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A 99 cent tip sometimes gets a broadcaster to smile, while more expensive offerings elicit a personal shoutout, or more intimate reaction.The company won’t share what the revenue split is between streamers and You Now, saying only that broadcasters in the partner program get "the lion’s share" of their tips."I was running a media technology agency for a while and trying to shove this down the throat of every client, but nobody wanted it," Sideman says.Watching a You Now stream can be an overwhelming experience.The comments on popular videos fly by far too quickly for the broadcaster to follow.Often you see streamers squinting to make out a username, trying to reply in real time to the flood of compliments and questions.“At first, it got to be enough so I could cover my phone bill.
"Guys, I’ve been drinking too much water," he tells his smartphone camera.
With the press of a few buttons Sideman tips Ginja the equivalent of , along with a message asking him to flip for Ben. Ben this flip is dedicated to you, for being so awesome.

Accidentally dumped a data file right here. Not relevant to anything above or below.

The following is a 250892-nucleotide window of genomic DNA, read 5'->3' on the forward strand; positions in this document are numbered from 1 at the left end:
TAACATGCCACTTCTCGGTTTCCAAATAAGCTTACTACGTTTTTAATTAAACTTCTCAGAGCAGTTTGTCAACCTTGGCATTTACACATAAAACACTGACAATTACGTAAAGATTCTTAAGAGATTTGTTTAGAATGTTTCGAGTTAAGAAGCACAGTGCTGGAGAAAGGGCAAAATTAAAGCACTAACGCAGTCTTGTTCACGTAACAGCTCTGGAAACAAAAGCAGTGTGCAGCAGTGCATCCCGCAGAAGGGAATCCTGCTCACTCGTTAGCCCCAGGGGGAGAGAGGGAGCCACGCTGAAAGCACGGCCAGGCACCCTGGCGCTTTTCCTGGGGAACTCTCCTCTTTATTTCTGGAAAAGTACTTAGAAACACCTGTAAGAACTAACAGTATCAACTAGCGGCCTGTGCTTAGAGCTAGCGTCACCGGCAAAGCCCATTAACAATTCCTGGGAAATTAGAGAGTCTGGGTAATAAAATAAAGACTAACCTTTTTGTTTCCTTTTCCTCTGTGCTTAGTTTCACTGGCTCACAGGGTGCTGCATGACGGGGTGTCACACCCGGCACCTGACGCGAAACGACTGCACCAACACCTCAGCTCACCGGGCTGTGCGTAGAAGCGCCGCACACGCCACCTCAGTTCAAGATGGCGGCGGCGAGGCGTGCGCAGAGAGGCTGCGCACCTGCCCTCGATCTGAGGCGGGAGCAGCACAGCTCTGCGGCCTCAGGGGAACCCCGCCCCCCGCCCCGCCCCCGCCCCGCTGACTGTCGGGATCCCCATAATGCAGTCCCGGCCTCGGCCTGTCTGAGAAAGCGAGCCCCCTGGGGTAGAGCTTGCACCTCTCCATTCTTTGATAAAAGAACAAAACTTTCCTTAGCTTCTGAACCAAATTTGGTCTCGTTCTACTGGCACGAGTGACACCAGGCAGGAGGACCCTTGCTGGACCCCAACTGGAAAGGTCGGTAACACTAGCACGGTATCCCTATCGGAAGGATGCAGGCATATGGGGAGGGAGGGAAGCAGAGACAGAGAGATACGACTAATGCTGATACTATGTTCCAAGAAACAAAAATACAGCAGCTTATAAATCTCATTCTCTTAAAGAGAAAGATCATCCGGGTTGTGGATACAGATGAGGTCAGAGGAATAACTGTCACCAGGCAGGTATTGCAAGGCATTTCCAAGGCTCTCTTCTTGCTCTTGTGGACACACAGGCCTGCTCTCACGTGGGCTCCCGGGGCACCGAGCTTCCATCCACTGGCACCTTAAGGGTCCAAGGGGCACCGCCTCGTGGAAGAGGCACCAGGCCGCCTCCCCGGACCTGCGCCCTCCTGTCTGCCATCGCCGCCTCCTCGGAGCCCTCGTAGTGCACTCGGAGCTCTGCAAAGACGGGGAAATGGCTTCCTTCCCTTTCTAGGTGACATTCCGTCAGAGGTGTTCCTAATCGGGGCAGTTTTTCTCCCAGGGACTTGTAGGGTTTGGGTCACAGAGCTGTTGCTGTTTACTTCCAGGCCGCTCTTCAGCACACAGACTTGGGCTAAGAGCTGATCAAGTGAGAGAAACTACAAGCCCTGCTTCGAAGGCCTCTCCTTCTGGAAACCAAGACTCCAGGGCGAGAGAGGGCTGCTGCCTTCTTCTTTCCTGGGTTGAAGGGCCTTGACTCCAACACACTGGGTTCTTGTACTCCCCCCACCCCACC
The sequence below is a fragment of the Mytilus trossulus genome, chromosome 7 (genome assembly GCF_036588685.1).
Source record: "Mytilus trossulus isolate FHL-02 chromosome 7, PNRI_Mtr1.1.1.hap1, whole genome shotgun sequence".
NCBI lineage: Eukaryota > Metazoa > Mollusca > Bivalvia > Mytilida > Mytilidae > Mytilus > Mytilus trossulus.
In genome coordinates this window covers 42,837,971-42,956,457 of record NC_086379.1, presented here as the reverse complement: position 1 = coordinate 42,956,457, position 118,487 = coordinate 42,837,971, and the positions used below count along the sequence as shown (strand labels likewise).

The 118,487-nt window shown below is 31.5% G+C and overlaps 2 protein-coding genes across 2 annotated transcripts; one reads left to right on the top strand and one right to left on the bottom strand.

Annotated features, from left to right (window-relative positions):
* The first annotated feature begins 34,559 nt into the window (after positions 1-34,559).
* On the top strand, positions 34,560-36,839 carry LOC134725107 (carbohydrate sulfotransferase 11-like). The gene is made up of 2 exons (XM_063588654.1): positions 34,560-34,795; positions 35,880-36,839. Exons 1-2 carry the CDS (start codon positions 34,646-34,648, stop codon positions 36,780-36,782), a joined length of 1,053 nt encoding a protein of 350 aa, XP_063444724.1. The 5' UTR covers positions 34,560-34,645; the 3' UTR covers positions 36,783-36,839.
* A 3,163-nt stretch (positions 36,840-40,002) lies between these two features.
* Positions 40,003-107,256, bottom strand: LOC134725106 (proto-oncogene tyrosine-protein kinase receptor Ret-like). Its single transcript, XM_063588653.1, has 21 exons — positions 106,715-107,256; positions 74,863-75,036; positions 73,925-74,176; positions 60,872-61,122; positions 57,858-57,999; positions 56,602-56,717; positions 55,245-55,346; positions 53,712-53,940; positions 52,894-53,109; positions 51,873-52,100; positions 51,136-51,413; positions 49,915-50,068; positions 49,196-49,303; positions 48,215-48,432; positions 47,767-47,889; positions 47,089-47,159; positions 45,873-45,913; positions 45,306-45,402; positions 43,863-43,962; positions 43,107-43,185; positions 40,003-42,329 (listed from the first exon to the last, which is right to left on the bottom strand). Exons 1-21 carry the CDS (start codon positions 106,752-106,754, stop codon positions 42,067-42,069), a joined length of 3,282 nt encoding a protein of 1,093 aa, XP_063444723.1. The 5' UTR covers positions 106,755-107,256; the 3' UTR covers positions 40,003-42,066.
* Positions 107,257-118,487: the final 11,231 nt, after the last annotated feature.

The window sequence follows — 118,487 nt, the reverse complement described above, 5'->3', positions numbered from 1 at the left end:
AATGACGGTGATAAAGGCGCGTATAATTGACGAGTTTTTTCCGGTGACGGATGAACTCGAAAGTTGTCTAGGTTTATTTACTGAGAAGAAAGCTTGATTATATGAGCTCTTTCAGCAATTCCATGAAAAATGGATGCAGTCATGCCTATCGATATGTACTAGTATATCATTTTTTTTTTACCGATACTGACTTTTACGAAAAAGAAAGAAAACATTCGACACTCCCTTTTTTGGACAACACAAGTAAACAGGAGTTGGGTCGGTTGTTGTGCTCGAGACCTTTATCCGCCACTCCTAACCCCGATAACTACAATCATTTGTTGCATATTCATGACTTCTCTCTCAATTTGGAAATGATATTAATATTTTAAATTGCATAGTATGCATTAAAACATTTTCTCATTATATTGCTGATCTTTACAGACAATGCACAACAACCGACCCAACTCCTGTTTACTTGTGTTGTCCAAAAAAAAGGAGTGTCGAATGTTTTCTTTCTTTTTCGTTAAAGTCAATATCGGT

Everybody say, 'We love Ben' in the chat." While the chat lights up with people chanting my name, Ginja dashes down his steps onto his front lawn, does an amazing corkscrew backflip, does it again for good measure, and then heads back to the porch, where he continues bantering a mile a minute, skimming the comments like a pro, dispensing jokes, attention, and affection in just the right doses.
It initially piggybacked off of Twitter, but was quickly cut off, likely because Twitter has its own plans for a live streaming service built around a company it just acquired, Periscope.
We’ve finally hit a tipping point where live streaming makes sense, both as a killer feature on a platform like Twitter, but also as a standalone business like You Now. "The reason is the rise of i OS and Android," says Emmett Shear, the CEO of Twitch.